A truce covering areas of Syria held by Bashar al-Assad's government and non-jihadist rebels has reduced daily death tolls to 90 percent of previous levels, the Syrian Observatory for Human Rights group reports. From the AP:
The Britain-based Syrian Observatory for Human Rights, an opposition group that closely monitors the conflict using activists on the ground, says the overall violence has decreased by 90 percent. It documented the death of 118 people in areas included in the cease-fire agreement in its first five days—a sharp drop from the daily toll before the truce. On Friday, it reported 12 people had been killed in Syria on Thursday—the lowest daily toll in 13 months.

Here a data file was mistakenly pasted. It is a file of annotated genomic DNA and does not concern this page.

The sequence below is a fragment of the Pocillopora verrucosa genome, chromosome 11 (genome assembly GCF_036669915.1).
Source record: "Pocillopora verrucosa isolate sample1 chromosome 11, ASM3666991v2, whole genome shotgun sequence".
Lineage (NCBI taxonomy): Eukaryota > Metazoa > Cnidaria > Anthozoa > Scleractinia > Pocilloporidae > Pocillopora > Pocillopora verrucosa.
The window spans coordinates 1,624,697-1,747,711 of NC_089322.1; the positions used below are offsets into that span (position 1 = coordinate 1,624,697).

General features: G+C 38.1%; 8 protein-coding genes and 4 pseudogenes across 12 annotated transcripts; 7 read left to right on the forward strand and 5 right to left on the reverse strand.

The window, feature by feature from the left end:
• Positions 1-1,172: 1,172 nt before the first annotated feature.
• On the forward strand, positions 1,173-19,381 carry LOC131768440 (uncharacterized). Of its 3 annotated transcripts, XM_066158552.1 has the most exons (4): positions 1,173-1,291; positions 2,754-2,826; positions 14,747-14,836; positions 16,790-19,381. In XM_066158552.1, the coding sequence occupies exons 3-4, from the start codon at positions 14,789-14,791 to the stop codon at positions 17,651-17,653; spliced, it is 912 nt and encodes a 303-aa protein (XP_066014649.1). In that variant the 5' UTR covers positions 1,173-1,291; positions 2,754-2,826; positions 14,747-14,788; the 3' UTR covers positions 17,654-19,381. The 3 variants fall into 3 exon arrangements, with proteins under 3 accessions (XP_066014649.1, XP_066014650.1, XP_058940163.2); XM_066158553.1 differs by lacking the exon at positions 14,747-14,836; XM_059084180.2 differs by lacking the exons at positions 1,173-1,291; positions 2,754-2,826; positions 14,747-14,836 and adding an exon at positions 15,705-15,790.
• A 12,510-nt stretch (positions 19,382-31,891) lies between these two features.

There are major caveats, however. The truce, negotiated by the United States and Russia, does not cover the significant sections of the country held by ISIS or the al-Qaida–affiliated Nusra Front. Significant civilian and military casualties continue to be reported in those areas. The truce, moreover, is a temporary agreement to cease hostilities, not part of a comprehensive peace deal. And the goal of permanent peace in Syria remains a long, long way from being fulfilled.